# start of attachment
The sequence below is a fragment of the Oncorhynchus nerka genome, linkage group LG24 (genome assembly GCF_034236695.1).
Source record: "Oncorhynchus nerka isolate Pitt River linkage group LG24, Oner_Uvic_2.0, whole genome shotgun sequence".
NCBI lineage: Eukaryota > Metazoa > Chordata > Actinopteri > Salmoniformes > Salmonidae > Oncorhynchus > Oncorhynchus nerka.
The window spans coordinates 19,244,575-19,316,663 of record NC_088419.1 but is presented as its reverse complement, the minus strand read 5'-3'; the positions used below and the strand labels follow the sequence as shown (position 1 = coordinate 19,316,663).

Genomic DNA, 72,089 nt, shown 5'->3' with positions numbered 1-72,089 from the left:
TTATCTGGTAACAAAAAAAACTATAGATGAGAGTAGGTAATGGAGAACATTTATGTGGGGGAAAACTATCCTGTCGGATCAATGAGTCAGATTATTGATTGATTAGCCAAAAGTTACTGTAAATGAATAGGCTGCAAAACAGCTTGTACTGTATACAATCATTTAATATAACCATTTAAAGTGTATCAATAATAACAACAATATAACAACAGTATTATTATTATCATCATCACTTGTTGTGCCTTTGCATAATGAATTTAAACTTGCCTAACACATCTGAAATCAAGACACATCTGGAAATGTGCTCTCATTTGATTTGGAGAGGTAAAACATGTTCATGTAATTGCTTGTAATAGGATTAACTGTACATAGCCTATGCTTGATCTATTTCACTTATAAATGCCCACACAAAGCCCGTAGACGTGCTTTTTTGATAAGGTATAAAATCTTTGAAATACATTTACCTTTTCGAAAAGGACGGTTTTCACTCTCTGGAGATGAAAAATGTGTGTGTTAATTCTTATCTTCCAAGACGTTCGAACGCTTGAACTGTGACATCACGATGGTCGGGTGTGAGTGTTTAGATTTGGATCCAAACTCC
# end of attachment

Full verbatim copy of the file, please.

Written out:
The sequence below is a fragment of the Oncorhynchus nerka genome, linkage group LG24 (genome assembly GCF_034236695.1).
Source record: "Oncorhynchus nerka isolate Pitt River linkage group LG24, Oner_Uvic_2.0, whole genome shotgun sequence".
NCBI lineage: Eukaryota > Metazoa > Chordata > Actinopteri > Salmoniformes > Salmonidae > Oncorhynchus > Oncorhynchus nerka.
The window spans coordinates 19,244,575-19,316,663 of record NC_088419.1 but is presented as its reverse complement, the minus strand read 5'-3'; the positions used below and the strand labels follow the sequence as shown (position 1 = coordinate 19,316,663).

Genomic DNA, 72,089 nt, shown 5'->3' with positions numbered 1-72,089 from the left:
TTATCTGGTAACAAAAAAAACTATAGATGAGAGTAGGTAATGGAGAACATTTATGTGGGGGAAAACTATCCTGTCGGATCAATGAGTCAGATTATTGATTGATTAGCCAAAAGTTACTGTAAATGAATAGGCTGCAAAACAGCTTGTACTGTATACAATCATTTAATATAACCATTTAAAGTGTATCAATAATAACAACAATATAACAACAGTATTATTATTATCATCATCACTTGTTGTGCCTTTGCATAATGAATTTAAACTTGCCTAACACATCTGAAATCAAGACACATCTGGAAATGTGCTCTCATTTGATTTGGAGAGGTAAAACATGTTCATGTAATTGCTTGTAATAGGATTAACTGTACATAGCCTATGCTTGATCTATTTCACTTATAAATGCCCACACAAAGCCCGTAGACGTGCTTTTTTGATAAGGTATAAAATCTTTGAAATACATTTACCTTTTCGAAAAGGACGGTTTTCACTCTCTGGAGATGAAAAATGTGTGTGTTAATTCTTATCTTCCAAGACGTTCGAACGCTTGAACTGTGACATCACGATGGTCGGGTGTGAGTGTTTAGATTTGGATCCAAACTCC